Alleged neo-Nazi who named her baby Adolf told convicted racist ‘all Jews must be put to death’

<em>Claudia Patatas allegedly said ‘all Jews must be put to death’ (SWNS)</em>
Claudia Patatas allegedly said ‘all Jews must be put to death’ (SWNS)

An alleged neo-Nazi who named her baby Adolf told a convicted racist ‘all Jews must be put to death’, a court has heard.

Claudia Patatas, 38, together with partner Adam Thomas, 22, are alleged to have given their child the middle name Adolf in honour of infamous Nazi leader Hitler.

Thomas and Patatas, both of Waltham Gardens, Banbury, Oxfordshire, are on trial accused of being members of the ‘extreme and violent’ far-right group National Action.

Co-defendant Daniel Bogunovic, 27, of Crown Hills Rise, Leicester, is also in the dock facing the same membership charge.

Thomas is facing a separate charge of having a terrorist document, The Anarchist Cookbook, which contained bomb-making instructions.

On Wednesday, jurors heard about a WhatsApp conversation between Patatas and another man, Darren Fletcher, who the court was told has already admitted being a member of the organisation.

Fletcher, 28, of Kitchen Lane, Wednesfield, Wolverhampton, also had a race hate conviction for dressing as a Ku Klux Klansman at a white pride event in 2013.

<em>The alleged neo-Nazi is accused of being part of far-right group National Action (SWNS)</em>
The alleged neo-Nazi is accused of being part of far-right group National Action (SWNS)

In the conversation, from February 2017, Patatas is alleged to have told him: ‘And all Jews must be put to death.’

The Crown have said the couple were allegedly pictured at home with ‘vehement Nazi’ Fletcher, who was holding a Swastika flag and performing a Hitler-style salute over their baby.

Opening the case on Tuesday, Barnaby Jameson, prosecuting, told jurors all three defendants were alleged members of the group, which was ‘so extreme and violent’ it was banned by the government in December 2016.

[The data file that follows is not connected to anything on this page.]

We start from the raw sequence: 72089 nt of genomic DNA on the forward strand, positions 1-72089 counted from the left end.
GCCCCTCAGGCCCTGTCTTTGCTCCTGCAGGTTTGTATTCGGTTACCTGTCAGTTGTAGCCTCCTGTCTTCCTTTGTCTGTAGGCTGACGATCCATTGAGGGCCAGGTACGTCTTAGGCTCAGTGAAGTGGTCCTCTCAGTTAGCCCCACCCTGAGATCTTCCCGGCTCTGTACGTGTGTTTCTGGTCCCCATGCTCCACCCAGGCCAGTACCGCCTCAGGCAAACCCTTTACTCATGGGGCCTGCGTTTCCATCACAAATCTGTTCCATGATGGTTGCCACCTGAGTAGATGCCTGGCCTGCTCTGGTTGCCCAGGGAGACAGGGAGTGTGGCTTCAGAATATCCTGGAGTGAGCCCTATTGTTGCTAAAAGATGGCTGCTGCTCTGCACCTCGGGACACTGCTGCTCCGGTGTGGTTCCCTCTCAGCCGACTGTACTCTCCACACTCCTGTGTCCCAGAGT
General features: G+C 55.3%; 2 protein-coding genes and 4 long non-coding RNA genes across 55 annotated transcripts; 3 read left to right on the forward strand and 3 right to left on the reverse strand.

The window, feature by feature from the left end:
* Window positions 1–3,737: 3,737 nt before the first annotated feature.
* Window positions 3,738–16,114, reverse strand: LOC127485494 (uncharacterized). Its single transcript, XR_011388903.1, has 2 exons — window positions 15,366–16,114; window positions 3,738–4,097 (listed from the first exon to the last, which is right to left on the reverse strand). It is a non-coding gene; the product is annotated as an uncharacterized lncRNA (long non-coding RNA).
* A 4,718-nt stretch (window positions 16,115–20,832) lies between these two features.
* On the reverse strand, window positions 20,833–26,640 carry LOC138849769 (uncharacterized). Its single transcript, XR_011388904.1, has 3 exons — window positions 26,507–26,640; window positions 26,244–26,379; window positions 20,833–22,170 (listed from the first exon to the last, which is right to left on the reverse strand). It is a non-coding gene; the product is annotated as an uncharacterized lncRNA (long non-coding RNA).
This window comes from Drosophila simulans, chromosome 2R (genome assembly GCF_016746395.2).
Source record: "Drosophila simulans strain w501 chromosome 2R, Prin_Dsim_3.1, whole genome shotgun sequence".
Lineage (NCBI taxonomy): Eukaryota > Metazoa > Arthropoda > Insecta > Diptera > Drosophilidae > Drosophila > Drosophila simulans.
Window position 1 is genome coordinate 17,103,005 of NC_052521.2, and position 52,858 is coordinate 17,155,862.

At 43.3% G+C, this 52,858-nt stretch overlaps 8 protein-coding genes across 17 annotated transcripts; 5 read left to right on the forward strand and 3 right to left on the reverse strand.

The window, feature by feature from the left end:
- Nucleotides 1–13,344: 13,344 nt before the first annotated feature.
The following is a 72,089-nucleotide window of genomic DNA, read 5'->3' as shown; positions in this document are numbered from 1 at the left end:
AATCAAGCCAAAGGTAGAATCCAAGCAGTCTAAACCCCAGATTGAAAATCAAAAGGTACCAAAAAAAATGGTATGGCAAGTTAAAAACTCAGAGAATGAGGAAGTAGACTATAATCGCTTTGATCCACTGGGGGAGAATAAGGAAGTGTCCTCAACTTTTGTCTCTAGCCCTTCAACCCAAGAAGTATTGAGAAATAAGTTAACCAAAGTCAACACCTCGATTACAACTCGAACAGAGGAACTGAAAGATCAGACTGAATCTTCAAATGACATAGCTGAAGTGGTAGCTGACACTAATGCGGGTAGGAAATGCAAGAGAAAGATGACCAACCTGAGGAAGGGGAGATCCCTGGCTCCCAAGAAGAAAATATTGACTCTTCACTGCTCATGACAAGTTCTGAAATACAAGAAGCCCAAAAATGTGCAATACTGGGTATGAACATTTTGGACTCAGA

He said the case was about a ‘terror spread by a small cell of fanatics’ built on a racist ideology, and warned jurors they would find much of the evidence ‘upsetting and disturbing’.

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The barrister added the case would detail the ‘hate crime committed by National Action members and the ruthlessness with which they were prepared to spread terror’.

Mr Jameson said Bogunovic and Thomas had a ‘particular interest’ in owning machetes, and that bomb-making instructions were found on the second man’s computer.

The Crown said that following the ban, National Action tried to ‘shed one skin for another’ in order to evade the law.

Continuing his opening on Wednesday, Mr Jameson said that Thomas, Patatas and Bogunovic were part of a successor organisation called the TripleK Mafia, in reference to the Ku Klux Klan.

<em>Patatas named her baby Adolf, allegedly after the Nazi leader (Getty)</em>
Patatas named her baby Adolf, allegedly after the Nazi leader (Getty)

It is the Crown’s case that the group was in effect, still National Action in all but name.

But in one poster produced to market the new identity, and shown to jurors, the group’s new name had been misspelled ‘TrippleK’ by hapless member Joel Wilmore – an error he repeated four times.

Wilmore, 24, of Bramhall Moor Lane, Stockport, admitted terrorist group membership before the trial, jurors were told.

Mr Jameson said: ‘When I say this organisation was re-branding itself, I say that literally.’

Bogunvoic allegedly had an image on his phone of a press report from March 2017 detailing how the banned group was reforming in secret.

Mr Jameson said: ‘What interest did Mr Bognuovic have in National Action’s secret plans to relaunch with a new name – or is the truth of the matter that he was heavily involved in the launch of secret plans National Action had to relaunch under a new name?’

Jurors also heard that Patatas had a photograph of one of National Action’s co-founders Benjamin Raymond on her phone, around the same time.

Thomas also had an image of a ‘burning cross’ in his phone.

Mr Jameson said: ‘Why, members of the jury, did the Mr Thomas have an interest in the burning cross symbol of the KKK?’

Patatas, Thomas and Bogunovic deny any wrongdoing and the trial, expected to last four weeks, continues.

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